Electric Vehicles etc

beeb

Dr. Beebenson, PhD HA, ST, Offset (hons)
They are not like converting to LPG, this is a chemically identical fuel that has to meet existing fuel quality standards. You might tell the difference in extended oil changes as its a more "pure" fuel, but otherwise it behaves the same.
Bear in mind, I've not looked into 'green' fuels at all. But this is the bit I don't get. How is made from different ingredients but still the same?
 

Oddjob

Can hench anywhere any time
Bear in mind, I've not looked into 'green' fuels at all. But this is the bit I don't get. How is made from different ingredients but still the same?
Haven't you watched Breaking Bad?!

Sent from my M2012K11AG using Tapatalk
 

Haakon

Trap? What trap?
Bear in mind, I've not looked into 'green' fuels at all. But this is the bit I don't get. How is made from different ingredients but still the same?
Its just making syngas from H2 (from electrolysers using renewable electricity) and CO2 from the atmosphere. Then its conventional refineries operations to make the hydrocarbon of your choice - everything from methane down to lubricants.

Fun fact - Shell make their Helis Ultra engine oils from natural gas using the same processes.
 

Cardy George

Piercing rural members since 1981
Its just making syngas from H2 (from electrolysers using renewable electricity) and CO2 from the atmosphere. Then its conventional refineries operations to make the hydrocarbon of your choice - everything from methane down to lubricants.

Fun fact - Shell make their Helis Ultra engine oils from natural gas using the same processes.
So they suck CO² in to make it, then CO is released when it's burnt?
 

Skydome

What's invisible and smells like hay?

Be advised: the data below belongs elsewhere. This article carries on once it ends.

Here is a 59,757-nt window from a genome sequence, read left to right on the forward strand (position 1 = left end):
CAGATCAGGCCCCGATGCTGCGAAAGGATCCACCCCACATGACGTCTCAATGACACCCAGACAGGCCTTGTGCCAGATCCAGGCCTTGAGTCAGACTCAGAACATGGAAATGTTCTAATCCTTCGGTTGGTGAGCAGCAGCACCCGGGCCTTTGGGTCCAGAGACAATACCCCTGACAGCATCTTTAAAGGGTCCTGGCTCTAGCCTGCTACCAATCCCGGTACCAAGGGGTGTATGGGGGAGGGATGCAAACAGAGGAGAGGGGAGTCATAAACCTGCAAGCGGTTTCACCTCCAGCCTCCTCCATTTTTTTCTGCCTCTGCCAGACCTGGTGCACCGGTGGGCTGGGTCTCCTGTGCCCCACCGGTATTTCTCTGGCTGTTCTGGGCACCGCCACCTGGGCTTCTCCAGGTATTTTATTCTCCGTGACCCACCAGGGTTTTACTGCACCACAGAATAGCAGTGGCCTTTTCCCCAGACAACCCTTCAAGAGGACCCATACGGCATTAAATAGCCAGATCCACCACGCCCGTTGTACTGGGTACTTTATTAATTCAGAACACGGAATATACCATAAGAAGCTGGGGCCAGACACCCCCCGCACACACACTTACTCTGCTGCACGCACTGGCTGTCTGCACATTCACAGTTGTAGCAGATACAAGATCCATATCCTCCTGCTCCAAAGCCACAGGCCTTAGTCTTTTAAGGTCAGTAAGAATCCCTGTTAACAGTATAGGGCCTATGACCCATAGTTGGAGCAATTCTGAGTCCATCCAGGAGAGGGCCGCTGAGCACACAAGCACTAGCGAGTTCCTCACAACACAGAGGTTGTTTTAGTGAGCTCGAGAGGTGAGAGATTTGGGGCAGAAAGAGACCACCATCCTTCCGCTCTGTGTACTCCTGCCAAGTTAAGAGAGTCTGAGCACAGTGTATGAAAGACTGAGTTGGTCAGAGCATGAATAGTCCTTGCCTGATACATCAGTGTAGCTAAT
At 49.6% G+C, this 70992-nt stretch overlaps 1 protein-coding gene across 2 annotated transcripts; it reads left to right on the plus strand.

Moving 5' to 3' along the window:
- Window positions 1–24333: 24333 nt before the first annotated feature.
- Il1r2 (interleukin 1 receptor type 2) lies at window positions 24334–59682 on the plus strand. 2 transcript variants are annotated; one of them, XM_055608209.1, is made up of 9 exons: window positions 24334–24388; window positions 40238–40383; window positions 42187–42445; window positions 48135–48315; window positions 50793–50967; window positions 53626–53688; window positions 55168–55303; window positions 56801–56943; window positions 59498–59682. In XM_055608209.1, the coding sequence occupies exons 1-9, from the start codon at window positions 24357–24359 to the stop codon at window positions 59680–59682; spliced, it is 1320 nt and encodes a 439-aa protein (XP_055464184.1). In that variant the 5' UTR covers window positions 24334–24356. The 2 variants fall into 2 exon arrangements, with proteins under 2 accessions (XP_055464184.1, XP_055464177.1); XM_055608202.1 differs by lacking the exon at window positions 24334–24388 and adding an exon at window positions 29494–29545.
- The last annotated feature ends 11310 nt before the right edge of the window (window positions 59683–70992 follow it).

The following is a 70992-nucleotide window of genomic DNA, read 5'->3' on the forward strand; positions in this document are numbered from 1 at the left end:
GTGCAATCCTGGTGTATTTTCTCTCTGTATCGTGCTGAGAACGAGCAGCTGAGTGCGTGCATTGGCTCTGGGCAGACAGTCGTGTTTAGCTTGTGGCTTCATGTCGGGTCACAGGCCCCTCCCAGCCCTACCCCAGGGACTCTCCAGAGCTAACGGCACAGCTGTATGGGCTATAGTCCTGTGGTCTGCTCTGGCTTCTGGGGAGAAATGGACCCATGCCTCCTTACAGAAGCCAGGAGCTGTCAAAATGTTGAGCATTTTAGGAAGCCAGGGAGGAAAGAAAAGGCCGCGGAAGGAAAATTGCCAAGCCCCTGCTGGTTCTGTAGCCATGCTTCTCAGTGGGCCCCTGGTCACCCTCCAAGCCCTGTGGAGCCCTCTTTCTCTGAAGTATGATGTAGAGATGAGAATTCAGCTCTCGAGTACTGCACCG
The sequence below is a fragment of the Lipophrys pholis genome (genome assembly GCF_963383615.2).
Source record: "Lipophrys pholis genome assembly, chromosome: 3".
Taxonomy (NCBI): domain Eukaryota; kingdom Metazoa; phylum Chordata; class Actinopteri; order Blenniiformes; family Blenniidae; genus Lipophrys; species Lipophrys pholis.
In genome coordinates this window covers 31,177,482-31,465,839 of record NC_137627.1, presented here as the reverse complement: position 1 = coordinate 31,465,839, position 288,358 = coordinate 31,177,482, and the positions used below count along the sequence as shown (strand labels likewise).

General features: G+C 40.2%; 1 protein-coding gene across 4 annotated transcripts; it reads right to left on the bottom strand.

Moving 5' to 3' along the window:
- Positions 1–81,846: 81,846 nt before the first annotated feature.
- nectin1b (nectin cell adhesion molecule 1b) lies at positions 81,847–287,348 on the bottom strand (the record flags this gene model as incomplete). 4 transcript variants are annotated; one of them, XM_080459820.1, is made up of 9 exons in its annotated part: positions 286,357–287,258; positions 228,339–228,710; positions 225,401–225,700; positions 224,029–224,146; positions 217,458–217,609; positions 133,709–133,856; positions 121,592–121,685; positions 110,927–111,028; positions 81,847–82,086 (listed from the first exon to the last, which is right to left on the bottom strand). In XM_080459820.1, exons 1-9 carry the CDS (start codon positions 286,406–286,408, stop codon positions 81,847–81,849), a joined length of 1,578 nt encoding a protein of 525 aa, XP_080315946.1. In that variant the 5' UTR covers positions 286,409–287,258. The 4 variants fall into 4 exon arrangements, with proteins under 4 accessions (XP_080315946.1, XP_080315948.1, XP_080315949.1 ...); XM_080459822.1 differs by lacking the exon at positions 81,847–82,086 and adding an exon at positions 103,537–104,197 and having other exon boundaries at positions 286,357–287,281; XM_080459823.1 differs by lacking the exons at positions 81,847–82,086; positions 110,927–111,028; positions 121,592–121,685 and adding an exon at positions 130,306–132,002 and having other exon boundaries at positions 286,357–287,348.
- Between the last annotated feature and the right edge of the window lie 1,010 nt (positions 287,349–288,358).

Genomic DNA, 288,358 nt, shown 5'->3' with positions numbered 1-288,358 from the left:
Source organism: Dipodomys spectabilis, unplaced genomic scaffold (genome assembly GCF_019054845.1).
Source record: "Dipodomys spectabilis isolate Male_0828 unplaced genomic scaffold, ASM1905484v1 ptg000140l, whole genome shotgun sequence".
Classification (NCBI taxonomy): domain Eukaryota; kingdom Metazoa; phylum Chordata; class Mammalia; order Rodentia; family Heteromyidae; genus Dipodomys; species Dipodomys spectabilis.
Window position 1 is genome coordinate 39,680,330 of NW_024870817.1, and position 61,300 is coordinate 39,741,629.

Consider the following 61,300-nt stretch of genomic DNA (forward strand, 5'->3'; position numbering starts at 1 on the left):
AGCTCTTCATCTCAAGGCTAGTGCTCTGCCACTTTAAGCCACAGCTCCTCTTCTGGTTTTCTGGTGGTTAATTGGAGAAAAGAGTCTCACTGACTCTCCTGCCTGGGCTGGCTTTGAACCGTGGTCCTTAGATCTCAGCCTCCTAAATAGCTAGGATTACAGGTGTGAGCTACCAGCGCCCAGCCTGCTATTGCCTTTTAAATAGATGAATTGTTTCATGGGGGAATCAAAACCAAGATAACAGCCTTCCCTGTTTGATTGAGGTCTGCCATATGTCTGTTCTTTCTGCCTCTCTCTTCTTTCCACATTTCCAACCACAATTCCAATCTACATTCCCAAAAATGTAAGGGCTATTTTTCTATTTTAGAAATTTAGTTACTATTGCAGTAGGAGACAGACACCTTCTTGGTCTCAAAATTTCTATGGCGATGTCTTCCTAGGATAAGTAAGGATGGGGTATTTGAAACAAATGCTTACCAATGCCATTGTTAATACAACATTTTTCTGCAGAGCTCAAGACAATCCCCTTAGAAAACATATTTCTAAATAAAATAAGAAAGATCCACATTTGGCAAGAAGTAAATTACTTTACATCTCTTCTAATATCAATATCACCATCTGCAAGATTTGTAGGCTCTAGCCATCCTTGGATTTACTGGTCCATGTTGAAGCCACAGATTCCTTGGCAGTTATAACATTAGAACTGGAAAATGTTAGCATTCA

whatever happened to the idea of sucking in existing c02 and processing it into a burnable fuel?

I'm guessing that wasn't feasible after all?
 

Haakon

Trap? What trap?
So they suck CO² in to make it, then CO is released when it's burnt?
Sorry, read your message wrong - its sucking in CO2 to use with H2 to make a hydrocarbon fuel and that behave identically to conventional hydrocarbon fuels, producing CO2 back into the air.

And just like normal fuel, it also produces CO, and CH4 (and other unburnt hydrocarbon species) and N2O and particulates etc.
 

Cardy George

Piercing rural members since 1981
Sorry, read your message wrong - its sucking in CO2 to use with H2 to make a hydrocarbon fuel and that behave identically to conventional hydrocarbon fuels, producing CO2 back into the air.

And just like normal fuel, it also produces CO, and CH4 (and other unburnt hydrocarbon species) and N2O and particulates etc.
So effectively doing bugger all to fix the problem. It gives me hope that I'll be able to buy fuel of some description if I ever get the Old Wagon out of the shed.
 

Haakon

Trap? What trap?
So effectively doing bugger all to fix the problem. It gives me hope that I'll be able to buy fuel of some description if I ever get the Old Wagon out of the shed.
No, think about it. CO2 out of the atmosphere, CO2 back in. It’s carbon neutral.

It doesn’t address air quality issues, but it does address the GHG ones.

Carbon Monoxide is not a GHG.
 

Stredda

Runs naked through virgin scrub
What it's doing is not adding additional CO2 to the atmosphere, whereas if you are making the fuel from oil, you are taking CO2 that was locked away underground and releasing it to the atmosphere. It's certainly not green but it's a way to transition greener technologies of the future.
 

Scotty T

2.6 inches
What it's doing is not adding additional CO2 to the atmosphere, whereas if you are making the fuel from oil, you are taking CO2 that was locked away underground and releasing it to the atmosphere. It's certainly not green but it's a way to transition greener technologies of the future.